The End of Good Taste: Huysmans and the Sanctuary of Art (Part I)

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Joris-Karl Huysmans was an angry, angry man. As the late 19th century drew on, seemingly towards total cultural and moral oblivion, the French novelist (and former art critic) lashed out at anything that could be held up as a symptom of modern society’s decline. He deplored industrialisation, urban overcrowding, upward social mobility, mass-production. He believed that the world he knew was ending – and with it all that he valued. Through his highly autobiographical fiction, in a cycle of novels about a spiritually restless soul named Durtal, he found sanctuary and salvation, but precisely in what is still up for debate…

Before he found something approaching peace, Huysmans harnessed his hatred to produce writing as poisonous as the Paris he perceived around him. His scandalous experimental novel À rebours (1884), a fantasy of one man’s escape into a secluded and luxurious world of art, culture, and material excess, was hailed by Arthur Symons as quintessentially decadent. Its fawning, and often lengthy, appreciations of classic literature, ancient and medieval Christian philosophy, and then-undervalued visionaries such as Edgar Allan Poe and Baudelaire, contrasts sharply with a total apathy, bordering on disgust, towards human contact. Its protagonist creates his own new world, filled with the salvaged relics of the old, in which only good taste has value.

Amusingly, the debauched aristocrat at the centre of À rebours blames the decline of civilisation on the influence of that economic and cultural upstart, America. Barely concealing his own disdain as the interior monologue of his protagonist, Huysmans declares the result of the recent rise to power of the bourgeoisie to be ‘the suppression of all intelligence, the negation of all honesty, the destruction of all art’. This corruption of culture, which he alleges had already claimed the novel as a victim, is ‘the vast bagnio of America transported to the continent of Europe’, nothing less than ‘the limitless, unfathomable, immeasurable scurviness of the financier and the self-made man, beaming down like a shameful sun on the idolatrous city, which grovelled on its belly, chanting vile songs of praise before the impious tabernacle of the Bank’. (It’s remarkable to think that, over 130 years later, similar tirades against the commercial control of cultural production are still being made!)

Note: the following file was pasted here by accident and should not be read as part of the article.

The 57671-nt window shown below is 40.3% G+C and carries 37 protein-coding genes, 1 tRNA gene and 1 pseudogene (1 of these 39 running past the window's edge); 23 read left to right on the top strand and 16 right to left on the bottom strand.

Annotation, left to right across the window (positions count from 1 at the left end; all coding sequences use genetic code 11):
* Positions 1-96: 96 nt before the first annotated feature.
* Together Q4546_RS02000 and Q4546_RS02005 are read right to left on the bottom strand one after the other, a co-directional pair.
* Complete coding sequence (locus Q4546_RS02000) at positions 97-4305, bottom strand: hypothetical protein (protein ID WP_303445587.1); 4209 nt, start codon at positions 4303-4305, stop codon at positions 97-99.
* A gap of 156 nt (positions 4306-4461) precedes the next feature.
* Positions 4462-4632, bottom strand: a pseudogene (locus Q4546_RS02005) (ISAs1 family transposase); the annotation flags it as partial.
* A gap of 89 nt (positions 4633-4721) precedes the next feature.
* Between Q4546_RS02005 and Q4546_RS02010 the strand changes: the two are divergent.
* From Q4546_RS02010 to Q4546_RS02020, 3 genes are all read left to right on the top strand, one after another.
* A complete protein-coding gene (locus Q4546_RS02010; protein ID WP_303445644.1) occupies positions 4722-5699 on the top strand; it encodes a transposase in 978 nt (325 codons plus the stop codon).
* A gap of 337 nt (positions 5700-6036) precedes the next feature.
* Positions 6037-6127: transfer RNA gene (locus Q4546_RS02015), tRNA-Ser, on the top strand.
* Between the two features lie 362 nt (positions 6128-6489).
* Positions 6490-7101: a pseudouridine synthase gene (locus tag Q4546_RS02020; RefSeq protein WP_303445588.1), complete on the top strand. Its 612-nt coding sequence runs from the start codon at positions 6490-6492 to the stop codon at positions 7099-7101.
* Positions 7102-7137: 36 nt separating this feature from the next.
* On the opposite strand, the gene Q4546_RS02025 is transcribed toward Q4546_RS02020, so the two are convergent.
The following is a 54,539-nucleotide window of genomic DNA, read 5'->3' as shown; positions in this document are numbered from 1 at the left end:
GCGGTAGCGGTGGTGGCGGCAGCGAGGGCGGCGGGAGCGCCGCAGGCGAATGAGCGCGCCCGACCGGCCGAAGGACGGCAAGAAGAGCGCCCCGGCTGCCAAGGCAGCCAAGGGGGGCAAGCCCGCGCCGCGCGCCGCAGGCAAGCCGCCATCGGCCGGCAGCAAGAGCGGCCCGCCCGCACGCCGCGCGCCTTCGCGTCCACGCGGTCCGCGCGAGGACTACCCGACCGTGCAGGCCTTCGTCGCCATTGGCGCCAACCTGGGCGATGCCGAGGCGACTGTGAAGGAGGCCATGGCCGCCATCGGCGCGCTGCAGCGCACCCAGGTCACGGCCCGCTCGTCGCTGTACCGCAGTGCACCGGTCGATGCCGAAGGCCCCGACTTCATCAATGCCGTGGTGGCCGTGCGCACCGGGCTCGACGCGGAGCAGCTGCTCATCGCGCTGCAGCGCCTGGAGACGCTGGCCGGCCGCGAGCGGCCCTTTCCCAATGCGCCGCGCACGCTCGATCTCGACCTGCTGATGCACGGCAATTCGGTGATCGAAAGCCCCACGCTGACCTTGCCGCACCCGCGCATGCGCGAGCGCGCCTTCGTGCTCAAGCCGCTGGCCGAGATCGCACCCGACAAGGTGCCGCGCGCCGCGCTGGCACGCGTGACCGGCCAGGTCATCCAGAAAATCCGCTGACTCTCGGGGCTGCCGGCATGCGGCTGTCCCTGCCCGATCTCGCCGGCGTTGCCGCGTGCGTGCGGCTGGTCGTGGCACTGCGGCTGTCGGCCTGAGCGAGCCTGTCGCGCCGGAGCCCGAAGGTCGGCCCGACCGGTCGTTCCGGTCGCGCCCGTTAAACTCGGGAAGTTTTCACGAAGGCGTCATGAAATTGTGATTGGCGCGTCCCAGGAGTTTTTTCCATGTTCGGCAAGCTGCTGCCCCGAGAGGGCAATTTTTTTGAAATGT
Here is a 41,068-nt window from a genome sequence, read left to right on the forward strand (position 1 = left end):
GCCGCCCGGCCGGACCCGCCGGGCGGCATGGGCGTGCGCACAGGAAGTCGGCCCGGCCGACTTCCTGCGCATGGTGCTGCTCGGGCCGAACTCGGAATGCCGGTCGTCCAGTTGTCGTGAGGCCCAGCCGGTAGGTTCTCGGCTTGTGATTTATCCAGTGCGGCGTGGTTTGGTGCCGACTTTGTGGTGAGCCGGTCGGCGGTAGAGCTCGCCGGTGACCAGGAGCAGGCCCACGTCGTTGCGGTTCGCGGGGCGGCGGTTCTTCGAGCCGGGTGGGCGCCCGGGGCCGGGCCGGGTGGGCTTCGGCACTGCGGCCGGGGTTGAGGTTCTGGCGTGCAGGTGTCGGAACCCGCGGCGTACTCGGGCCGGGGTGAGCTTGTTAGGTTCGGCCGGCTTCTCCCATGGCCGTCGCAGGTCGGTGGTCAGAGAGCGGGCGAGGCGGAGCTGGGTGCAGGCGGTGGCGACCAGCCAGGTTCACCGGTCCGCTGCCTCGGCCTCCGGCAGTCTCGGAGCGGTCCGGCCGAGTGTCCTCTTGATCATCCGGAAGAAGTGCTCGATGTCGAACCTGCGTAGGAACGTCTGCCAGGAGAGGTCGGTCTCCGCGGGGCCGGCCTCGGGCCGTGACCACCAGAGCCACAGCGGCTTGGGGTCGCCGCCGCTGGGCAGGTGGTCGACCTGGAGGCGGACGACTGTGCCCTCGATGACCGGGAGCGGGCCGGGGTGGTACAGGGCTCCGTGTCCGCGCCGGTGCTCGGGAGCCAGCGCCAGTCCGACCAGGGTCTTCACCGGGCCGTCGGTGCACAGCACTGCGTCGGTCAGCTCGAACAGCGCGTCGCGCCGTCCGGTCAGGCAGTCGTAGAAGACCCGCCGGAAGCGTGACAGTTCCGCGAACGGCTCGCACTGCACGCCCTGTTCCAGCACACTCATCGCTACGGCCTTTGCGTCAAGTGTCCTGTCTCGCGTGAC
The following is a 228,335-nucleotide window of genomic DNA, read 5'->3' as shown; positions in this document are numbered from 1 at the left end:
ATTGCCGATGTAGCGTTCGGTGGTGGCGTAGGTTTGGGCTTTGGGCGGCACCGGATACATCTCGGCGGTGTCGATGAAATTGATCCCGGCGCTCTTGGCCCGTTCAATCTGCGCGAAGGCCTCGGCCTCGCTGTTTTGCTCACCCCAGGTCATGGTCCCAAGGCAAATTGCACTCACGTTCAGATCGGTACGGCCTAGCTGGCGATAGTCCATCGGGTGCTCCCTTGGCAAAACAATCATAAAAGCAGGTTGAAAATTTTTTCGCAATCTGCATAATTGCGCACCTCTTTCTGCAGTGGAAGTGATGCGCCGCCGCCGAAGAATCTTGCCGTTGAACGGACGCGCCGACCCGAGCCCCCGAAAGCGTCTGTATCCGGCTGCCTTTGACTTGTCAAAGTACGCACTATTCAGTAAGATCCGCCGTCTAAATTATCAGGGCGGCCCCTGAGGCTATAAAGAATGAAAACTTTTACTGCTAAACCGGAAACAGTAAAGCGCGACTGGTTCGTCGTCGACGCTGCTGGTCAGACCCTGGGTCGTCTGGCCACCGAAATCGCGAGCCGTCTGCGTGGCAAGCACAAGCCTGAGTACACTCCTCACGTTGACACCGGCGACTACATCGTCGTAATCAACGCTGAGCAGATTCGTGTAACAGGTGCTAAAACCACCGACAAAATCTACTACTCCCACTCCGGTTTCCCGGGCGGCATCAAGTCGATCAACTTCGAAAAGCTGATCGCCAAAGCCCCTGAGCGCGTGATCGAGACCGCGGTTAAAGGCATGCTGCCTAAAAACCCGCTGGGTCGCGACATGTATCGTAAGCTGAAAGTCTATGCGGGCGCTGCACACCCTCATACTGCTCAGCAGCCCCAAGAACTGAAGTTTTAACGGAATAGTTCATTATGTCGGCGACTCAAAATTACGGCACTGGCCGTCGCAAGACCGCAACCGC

Huysmans didn’t care who he offended. His caustic authorial voice was, to the best of our knowledge, no act. Recalling, years later, meeting Huysmans at the office of his day-job, Paul Valéry wrote: ‘He was extremely high-strung, quick to develop violent antipathies, prompt to deliver appalling judgments, prolific in disgust, predisposed to the worst, with an appetite for extremes, unbelievably credulous, swallowing with no trouble every horror that can be imagined about human nature, with a relish for peculiar behaviour and the sort of tales you might hear from Hell’s concierge’.

Steeping himself in profound contempt for the great heaving mass of humanity, Huysmans depicted subjects whose only response to society’s collapse was to wilt and waste. Joseph Halpern has called À rebours a depiction of ‘life as a constant dying […] for fourteen chapters we have a sense of entropic degeneration’. Given that he once wrote a prose poem dedicated to the pleasures or armpit odour, it would be an oversight to neglect the knowingly (and grotesquely) comic element in Huysmans’s writing – and especially in À rebours, where we find the notorious spectacle of a jewel-encrusted tortoise collapsed beneath its own bulk. But rather than providing light relief, such instances amount to the bitter smirks of a pessimist seeing just how far he can push decadent artistry in a doomed world. It’s an end-of-the-world party, and there’s not much of a guest list. Ω

Part II of this article is forthcoming…


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